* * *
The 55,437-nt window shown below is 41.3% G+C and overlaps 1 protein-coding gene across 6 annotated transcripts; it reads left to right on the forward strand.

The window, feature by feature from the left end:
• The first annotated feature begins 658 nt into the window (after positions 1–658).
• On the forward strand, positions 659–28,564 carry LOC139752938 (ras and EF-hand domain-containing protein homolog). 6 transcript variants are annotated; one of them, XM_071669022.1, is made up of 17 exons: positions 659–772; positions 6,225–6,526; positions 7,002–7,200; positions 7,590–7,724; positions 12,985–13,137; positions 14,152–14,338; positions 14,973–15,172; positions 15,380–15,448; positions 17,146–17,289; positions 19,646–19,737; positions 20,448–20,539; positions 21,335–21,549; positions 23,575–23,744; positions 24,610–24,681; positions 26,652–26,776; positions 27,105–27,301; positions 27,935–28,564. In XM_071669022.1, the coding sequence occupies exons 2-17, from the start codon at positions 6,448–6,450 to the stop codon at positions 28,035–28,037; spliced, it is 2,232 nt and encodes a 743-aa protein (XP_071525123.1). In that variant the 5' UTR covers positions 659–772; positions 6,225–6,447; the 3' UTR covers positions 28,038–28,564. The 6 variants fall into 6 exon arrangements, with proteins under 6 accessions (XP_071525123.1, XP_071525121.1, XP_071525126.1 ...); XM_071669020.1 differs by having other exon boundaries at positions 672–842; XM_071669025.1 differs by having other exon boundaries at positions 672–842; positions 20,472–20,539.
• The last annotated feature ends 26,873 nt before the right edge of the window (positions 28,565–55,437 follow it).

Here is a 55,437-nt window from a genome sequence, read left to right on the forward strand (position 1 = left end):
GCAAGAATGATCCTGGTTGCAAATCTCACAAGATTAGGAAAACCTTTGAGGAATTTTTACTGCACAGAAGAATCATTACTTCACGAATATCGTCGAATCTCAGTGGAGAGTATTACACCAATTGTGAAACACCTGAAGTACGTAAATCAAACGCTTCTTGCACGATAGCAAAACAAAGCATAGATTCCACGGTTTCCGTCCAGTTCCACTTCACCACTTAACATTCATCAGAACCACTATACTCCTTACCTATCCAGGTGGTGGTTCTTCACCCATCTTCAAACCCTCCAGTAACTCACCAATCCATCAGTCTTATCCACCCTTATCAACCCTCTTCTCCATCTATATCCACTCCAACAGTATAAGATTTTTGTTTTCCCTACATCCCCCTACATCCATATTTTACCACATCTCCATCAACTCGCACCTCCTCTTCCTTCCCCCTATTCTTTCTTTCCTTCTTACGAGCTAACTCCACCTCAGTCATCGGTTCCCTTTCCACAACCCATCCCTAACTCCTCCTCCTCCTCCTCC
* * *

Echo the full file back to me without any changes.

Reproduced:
The 55,437-nt window shown below is 41.3% G+C and overlaps 1 protein-coding gene across 6 annotated transcripts; it reads left to right on the forward strand.

The window, feature by feature from the left end:
• The first annotated feature begins 658 nt into the window (after positions 1–658).
• On the forward strand, positions 659–28,564 carry LOC139752938 (ras and EF-hand domain-containing protein homolog). 6 transcript variants are annotated; one of them, XM_071669022.1, is made up of 17 exons: positions 659–772; positions 6,225–6,526; positions 7,002–7,200; positions 7,590–7,724; positions 12,985–13,137; positions 14,152–14,338; positions 14,973–15,172; positions 15,380–15,448; positions 17,146–17,289; positions 19,646–19,737; positions 20,448–20,539; positions 21,335–21,549; positions 23,575–23,744; positions 24,610–24,681; positions 26,652–26,776; positions 27,105–27,301; positions 27,935–28,564. In XM_071669022.1, the coding sequence occupies exons 2-17, from the start codon at positions 6,448–6,450 to the stop codon at positions 28,035–28,037; spliced, it is 2,232 nt and encodes a 743-aa protein (XP_071525123.1). In that variant the 5' UTR covers positions 659–772; positions 6,225–6,447; the 3' UTR covers positions 28,038–28,564. The 6 variants fall into 6 exon arrangements, with proteins under 6 accessions (XP_071525123.1, XP_071525121.1, XP_071525126.1 ...); XM_071669020.1 differs by having other exon boundaries at positions 672–842; XM_071669025.1 differs by having other exon boundaries at positions 672–842; positions 20,472–20,539.
• The last annotated feature ends 26,873 nt before the right edge of the window (positions 28,565–55,437 follow it).

Here is a 55,437-nt window from a genome sequence, read left to right on the forward strand (position 1 = left end):
GCAAGAATGATCCTGGTTGCAAATCTCACAAGATTAGGAAAACCTTTGAGGAATTTTTACTGCACAGAAGAATCATTACTTCACGAATATCGTCGAATCTCAGTGGAGAGTATTACACCAATTGTGAAACACCTGAAGTACGTAAATCAAACGCTTCTTGCACGATAGCAAAACAAAGCATAGATTCCACGGTTTCCGTCCAGTTCCACTTCACCACTTAACATTCATCAGAACCACTATACTCCTTACCTATCCAGGTGGTGGTTCTTCACCCATCTTCAAACCCTCCAGTAACTCACCAATCCATCAGTCTTATCCACCCTTATCAACCCTCTTCTCCATCTATATCCACTCCAACAGTATAAGATTTTTGTTTTCCCTACATCCCCCTACATCCATATTTTACCACATCTCCATCAACTCGCACCTCCTCTTCCTTCCCCCTATTCTTTCTTTCCTTCTTACGAGCTAACTCCACCTCAGTCATCGGTTCCCTTTCCACAACCCATCCCTAACTCCTCCTCCTCCTCCTCC